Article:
Note that this is analogous to the role of forestry.  Bulking up our forests removes carbon from the atmosphere in exactly the same way as fattening up ourselves.  Of course, more carbon can be stored in trees than in people: there are more of them than us, and they are way bigger.  Still, the logic is no different, and the problem is the same.  Addressing climate change through forestry is measured by the one-off increase in stored carbon, and it works only if this difference is permanent, for which we have no guarantees.  Future people may cut down the trees we grow today, or the trees may not survive in the future climate.  (Couch potatoes may not last too long either.)

The moral of this whole tale is that the carbon problem is not a pollution problem in the familiar sense, because there is massive ongoing carbon exchange throughout the biosphere.  Atmospheric carbon is incorporated into plant and animal tissue; plants and animals release the carbon into water, soils and air.  Released carbon finds its way back into the atmosphere.  You can’t build walls between the different elements of the system to keep carbon from moving around.

But there is a point of pollution all the same, which is when carbon that has been stored deep in the earth—where it doesn’t move around very much—is extracted and burned, so that it enlarges the carbon cycle in toto.  We are talking here about fossil fuels, of course.  Humans can tweak the carbon cycle at the margin, through activities like forestry, but the future of our climate depends almost entirely on how much fossil fuel we manage to leave in the ground.

So go ride your bike, and don’t feel guilty about it, even if it means you’ll lose some weight.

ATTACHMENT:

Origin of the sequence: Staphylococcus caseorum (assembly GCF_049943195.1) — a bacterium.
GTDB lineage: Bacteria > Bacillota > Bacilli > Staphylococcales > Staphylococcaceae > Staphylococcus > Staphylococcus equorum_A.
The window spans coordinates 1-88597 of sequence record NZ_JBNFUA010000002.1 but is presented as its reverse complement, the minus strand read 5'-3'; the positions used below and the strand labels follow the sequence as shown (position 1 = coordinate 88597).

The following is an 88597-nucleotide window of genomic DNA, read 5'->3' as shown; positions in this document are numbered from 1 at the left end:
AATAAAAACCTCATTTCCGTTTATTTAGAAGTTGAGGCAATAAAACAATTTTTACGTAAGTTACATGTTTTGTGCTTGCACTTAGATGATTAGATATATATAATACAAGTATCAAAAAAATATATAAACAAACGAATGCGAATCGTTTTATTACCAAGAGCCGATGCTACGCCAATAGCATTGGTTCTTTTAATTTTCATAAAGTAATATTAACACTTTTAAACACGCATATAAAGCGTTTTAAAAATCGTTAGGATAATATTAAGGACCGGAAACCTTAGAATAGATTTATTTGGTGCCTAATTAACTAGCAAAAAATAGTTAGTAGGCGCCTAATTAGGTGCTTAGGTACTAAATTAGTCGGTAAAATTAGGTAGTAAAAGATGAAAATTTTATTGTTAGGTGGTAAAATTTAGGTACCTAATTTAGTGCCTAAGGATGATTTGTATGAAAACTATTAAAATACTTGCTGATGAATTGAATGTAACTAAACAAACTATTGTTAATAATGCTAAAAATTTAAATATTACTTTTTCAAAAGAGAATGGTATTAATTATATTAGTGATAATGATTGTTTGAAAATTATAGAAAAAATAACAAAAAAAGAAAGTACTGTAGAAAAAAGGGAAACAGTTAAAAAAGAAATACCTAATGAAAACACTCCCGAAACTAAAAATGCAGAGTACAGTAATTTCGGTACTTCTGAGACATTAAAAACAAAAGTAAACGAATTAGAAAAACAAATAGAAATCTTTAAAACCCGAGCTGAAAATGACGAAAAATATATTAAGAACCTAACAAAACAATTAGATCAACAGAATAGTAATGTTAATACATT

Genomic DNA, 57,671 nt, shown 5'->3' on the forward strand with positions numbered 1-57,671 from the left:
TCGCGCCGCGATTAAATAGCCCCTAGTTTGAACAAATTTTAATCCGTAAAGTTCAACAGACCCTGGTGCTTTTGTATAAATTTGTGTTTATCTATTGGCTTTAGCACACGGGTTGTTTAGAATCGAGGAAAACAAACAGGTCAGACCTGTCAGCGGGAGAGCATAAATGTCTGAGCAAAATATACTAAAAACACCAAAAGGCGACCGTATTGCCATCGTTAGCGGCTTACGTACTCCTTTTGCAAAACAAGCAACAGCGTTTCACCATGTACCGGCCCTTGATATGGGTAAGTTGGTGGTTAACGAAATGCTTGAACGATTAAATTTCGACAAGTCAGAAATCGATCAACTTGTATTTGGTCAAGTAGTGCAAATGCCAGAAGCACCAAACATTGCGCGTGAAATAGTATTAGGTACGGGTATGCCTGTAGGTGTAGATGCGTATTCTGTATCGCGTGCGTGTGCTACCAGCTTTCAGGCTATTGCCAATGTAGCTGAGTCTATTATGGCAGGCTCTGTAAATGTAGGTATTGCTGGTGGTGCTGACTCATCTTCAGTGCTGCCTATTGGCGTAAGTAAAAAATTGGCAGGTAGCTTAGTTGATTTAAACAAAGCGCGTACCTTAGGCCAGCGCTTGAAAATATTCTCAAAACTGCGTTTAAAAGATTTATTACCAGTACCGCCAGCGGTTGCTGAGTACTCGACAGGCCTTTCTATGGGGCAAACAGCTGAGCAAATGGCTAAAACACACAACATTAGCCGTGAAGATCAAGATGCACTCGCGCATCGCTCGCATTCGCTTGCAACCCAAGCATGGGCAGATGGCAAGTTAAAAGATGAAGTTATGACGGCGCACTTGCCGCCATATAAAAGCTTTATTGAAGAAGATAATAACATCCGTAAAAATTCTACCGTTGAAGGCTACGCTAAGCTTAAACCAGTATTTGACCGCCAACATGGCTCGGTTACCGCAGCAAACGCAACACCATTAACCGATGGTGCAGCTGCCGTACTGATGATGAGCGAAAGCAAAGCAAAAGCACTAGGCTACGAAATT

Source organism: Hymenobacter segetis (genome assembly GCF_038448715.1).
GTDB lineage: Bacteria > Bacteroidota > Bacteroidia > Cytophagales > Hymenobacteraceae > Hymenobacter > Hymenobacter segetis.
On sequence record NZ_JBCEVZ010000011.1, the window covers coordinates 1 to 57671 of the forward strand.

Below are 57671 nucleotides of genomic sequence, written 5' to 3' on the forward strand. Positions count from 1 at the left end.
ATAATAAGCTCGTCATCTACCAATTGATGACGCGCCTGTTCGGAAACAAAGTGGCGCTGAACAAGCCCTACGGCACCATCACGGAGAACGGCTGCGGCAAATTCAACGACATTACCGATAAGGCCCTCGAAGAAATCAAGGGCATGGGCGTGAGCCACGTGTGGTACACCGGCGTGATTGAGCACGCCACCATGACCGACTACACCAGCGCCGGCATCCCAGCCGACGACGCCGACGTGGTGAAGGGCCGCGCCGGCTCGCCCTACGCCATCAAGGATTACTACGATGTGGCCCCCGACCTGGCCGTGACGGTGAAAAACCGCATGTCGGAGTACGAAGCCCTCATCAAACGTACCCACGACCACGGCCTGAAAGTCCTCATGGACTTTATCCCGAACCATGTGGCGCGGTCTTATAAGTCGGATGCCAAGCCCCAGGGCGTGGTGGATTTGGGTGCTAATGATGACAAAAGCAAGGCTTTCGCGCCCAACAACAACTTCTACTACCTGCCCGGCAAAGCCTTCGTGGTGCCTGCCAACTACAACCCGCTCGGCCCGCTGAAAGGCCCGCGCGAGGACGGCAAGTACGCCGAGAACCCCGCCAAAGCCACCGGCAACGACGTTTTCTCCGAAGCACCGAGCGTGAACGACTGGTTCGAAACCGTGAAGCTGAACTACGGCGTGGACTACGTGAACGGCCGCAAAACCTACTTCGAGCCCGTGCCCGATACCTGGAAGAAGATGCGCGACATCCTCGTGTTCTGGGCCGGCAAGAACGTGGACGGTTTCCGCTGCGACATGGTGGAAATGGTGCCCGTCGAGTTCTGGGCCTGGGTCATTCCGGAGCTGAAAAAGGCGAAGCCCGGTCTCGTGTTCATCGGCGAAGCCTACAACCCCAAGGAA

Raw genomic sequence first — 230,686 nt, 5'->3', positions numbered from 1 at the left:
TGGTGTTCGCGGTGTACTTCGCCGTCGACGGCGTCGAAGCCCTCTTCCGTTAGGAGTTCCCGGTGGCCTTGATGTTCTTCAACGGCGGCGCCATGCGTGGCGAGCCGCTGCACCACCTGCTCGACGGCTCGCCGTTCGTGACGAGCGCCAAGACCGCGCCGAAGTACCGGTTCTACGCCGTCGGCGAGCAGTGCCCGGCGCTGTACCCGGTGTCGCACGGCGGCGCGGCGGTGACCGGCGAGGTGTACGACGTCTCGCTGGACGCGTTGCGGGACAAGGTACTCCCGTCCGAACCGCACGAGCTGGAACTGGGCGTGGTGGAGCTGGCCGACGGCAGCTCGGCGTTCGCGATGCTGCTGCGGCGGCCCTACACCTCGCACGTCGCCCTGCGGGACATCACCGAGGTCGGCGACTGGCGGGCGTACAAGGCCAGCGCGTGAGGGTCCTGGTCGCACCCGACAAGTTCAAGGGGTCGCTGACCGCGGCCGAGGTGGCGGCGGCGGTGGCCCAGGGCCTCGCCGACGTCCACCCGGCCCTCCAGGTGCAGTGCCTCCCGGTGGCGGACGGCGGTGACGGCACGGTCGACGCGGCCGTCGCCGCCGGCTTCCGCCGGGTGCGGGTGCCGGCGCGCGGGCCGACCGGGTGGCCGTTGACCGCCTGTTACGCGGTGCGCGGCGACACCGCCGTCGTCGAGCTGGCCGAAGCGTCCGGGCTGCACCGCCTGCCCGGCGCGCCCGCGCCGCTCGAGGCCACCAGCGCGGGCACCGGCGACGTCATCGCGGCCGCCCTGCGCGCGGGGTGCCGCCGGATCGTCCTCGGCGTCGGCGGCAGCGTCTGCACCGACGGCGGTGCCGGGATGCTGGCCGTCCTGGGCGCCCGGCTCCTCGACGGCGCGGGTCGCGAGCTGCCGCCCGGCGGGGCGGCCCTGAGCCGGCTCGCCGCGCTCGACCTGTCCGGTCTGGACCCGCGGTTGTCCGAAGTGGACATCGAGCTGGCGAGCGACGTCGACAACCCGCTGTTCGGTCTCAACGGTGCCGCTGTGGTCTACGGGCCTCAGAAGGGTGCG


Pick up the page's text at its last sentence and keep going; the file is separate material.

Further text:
So Whose Wealth Is At a Record High?

This news story must be good news for some folks:
According to the Federal Reserve, household wealth amounted to $66.1 trillion at the end of 2012 and further gains in stock and house prices have allowed Americans to make up for the losses incurred during the recession.
If you want to protest that not everyone has recovered their lost wealth, the story sort of concedes this further down:
The recovered wealth — most of it from higher stock prices — has been flowing mainly to richer Americans. By contrast, middle class wealth is mostly in the form of home equity, which has risen much less.
Households owners' equity in real estate peaked at $12.5 billion in 2005 and then plummeted. While it has partially recovered, it was only $8.2 billion at the end of 2012 according to the Flow of Funds Accounts. Given that consumer prices have risen by almost 20 percent over this period, our equity in real estate is still far below its 2005 peak value.

Thursday, March 7, 2013

Public Support for Education in Real Terms

Travis Waldron is rightfully worried about the cost of a college education and the diminishing support from the government:
Only 12 states now spend more on higher education than they did before the recession. The decrease in funding has contributed to the six-fold increase in college tuition over the last 30 years.
A six-fold increase? Let’s be fair – consumer prices today are about 2.5 times what they were 30 years ago – so in real terms, college tuition is up by a factor of 2.5 or so. But OK – this is a staggering increase. Mark Thoma highlighted this as well and is getting some comments doubting that government support for education has declined. This table labeled “Table 3.15.6. Real Government Consumption Expenditures and Gross Investment by Function, Chained Dollars” shows that in real terms (2005$), total government spending on education was $690 billion in 2009 but was only $648 billion in 2011. I know that the austerity freaks in the Republican Party want to claim reducing government spending is good for growth but they are wrong on two fronts. Any fiscal restraint now prolongs this Great Recession. And this kind of austerity impairs the creation of human capital needed for long-term growth. It is not just the cutbacks in higher education that concern me but the general tendency for state and local governments to layoff teachers in order to balance their budgets.